Session: Causal Inference in Global Change Studies: New Approaches and Emerging Opportunities
Quantifying drivers of change in social-ecological systems: Land management impacts wildfire probability in the western US
Thursday, August 5, 2021
Link To Share This Presentation: https://cdmcd.co/zY9G4K
Katherine J. Siegel, Department of Environmental Science, Policy, and Management, UC Berkeley, Berkeley, CA, Laurel L. Larsen, Geography, UC Berkeley, Berkeley, CA, Connor Stephens, Department of Forest & Wildlife Ecology, University of Wisconsin-Madison, Madison, WI, Bill Stewart, Department of Environmental Science, Policy, & Management, University of California, Berkeley, Berkeley, CA and Van A. Butsic, Department of Environmental Science, Policy, and Management, University of California at Berkeley, Berkeley, CA
Katherine J. Siegel
Department of Environmental Science, Policy, and Management, UC Berkeley Berkeley, CA, USA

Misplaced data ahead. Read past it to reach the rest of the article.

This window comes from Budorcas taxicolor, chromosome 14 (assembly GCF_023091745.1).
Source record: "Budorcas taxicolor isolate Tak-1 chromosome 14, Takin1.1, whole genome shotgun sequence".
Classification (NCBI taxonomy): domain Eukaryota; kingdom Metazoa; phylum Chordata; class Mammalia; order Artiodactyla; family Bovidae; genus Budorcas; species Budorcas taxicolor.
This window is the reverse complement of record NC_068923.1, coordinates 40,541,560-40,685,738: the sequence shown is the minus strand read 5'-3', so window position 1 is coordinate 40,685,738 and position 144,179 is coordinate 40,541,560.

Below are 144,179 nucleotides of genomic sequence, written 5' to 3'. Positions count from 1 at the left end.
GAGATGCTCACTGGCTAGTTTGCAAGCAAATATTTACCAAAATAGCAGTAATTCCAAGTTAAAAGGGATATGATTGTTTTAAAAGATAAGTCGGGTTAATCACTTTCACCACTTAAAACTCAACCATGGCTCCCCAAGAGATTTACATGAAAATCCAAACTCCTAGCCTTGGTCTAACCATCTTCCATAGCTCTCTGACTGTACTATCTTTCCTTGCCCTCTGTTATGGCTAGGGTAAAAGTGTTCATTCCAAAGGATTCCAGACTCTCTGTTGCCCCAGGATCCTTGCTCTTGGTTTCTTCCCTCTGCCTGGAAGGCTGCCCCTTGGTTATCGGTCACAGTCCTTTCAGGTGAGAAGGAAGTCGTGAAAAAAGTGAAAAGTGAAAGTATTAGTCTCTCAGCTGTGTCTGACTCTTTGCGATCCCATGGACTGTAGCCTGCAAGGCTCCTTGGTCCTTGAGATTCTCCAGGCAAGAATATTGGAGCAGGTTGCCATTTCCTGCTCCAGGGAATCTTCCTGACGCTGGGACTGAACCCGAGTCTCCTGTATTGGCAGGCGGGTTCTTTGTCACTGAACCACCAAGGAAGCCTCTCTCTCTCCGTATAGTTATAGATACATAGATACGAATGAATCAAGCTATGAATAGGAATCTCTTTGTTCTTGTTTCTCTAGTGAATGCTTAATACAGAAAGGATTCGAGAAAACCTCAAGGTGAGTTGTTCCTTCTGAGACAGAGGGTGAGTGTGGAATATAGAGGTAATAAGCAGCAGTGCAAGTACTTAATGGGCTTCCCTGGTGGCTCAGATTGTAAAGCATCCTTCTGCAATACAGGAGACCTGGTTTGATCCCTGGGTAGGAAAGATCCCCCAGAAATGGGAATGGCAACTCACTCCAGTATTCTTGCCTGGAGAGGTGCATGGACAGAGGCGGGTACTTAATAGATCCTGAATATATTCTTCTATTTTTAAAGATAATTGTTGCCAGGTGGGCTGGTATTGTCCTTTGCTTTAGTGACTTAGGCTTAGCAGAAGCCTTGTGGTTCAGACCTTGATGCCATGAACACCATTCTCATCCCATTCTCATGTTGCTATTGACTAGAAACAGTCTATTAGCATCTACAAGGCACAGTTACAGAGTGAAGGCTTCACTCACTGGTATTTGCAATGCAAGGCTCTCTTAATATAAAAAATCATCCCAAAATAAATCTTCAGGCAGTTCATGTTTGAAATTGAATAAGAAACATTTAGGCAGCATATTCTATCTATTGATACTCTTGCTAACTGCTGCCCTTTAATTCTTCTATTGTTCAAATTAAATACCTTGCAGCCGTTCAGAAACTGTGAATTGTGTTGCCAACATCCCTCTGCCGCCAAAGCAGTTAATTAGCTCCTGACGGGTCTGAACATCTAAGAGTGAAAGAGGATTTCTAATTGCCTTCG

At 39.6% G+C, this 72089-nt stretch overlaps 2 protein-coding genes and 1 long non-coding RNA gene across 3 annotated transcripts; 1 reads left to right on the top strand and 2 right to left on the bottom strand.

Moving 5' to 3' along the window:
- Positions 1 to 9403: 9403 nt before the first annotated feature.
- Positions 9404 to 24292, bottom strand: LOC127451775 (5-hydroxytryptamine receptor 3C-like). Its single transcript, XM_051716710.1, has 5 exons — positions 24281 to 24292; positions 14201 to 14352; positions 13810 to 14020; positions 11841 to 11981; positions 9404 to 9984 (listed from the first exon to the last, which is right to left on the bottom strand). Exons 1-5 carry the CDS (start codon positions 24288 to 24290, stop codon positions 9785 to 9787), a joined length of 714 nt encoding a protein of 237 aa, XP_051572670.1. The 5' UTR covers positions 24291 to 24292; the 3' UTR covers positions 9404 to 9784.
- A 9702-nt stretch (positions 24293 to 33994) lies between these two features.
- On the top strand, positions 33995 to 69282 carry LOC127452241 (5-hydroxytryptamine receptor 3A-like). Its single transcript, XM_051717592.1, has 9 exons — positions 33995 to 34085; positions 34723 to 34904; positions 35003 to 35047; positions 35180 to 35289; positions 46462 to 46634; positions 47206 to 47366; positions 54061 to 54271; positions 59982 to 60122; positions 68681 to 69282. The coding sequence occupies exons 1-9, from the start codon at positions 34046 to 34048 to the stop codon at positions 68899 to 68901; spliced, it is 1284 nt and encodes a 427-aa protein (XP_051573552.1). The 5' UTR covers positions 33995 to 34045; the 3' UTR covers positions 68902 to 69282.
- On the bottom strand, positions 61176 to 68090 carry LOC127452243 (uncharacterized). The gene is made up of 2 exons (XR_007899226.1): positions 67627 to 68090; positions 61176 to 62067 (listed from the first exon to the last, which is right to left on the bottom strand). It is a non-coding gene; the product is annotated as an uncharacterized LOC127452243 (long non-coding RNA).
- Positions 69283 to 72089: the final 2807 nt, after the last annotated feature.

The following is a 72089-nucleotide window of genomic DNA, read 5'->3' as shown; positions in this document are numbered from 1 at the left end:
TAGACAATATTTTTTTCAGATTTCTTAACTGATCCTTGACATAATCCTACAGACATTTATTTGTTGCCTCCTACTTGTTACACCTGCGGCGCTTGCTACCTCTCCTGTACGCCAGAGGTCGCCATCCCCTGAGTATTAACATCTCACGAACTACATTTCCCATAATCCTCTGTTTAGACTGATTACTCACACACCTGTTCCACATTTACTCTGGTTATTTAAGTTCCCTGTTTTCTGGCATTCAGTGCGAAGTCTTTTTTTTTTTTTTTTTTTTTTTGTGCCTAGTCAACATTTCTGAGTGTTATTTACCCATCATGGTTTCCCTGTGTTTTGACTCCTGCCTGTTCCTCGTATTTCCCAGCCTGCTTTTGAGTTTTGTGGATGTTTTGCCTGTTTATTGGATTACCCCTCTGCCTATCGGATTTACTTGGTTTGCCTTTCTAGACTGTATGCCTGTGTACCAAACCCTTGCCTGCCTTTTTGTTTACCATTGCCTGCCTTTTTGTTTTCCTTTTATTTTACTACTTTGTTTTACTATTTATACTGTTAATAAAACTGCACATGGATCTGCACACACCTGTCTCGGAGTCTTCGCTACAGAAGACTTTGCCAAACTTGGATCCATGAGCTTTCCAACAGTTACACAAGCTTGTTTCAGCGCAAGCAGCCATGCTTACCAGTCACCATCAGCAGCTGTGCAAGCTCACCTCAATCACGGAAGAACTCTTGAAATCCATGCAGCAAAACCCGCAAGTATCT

Background/Question/Methods Sustainable management of complex social-ecological systems depends on understanding the effects of different drivers of change, but disentangling these effects poses a challenge. We provide a framework for quantifying the relative contributions of different components of a social-ecological system to the system’s outcomes, using forest fires in the western United States as a model. Specifically, we examine the difference in wildfire probability in similar forests under different management regimes (federally managed vs. privately owned) in eleven western states from 1989-2016 and compare the magnitude of the management effect to the effect of climate variables. We use pre-regression matching methods and logistic regression to enable causal inference. Results/Conclusions We find a greater probability of wildfires in federally managed forests than in privately owned forests, with a 127% increase in the difference between the two management regimes over the 28 year time period. Furthermore, we find that the effect of the different management regimes is greater than the marginal (one-unit change) effect of most climate variables. Our results indicate that projections of future fire risk must account for both climate and management variables, while our methodology provides a framework for quantitatively comparing different drivers of change in complex social-ecological systems.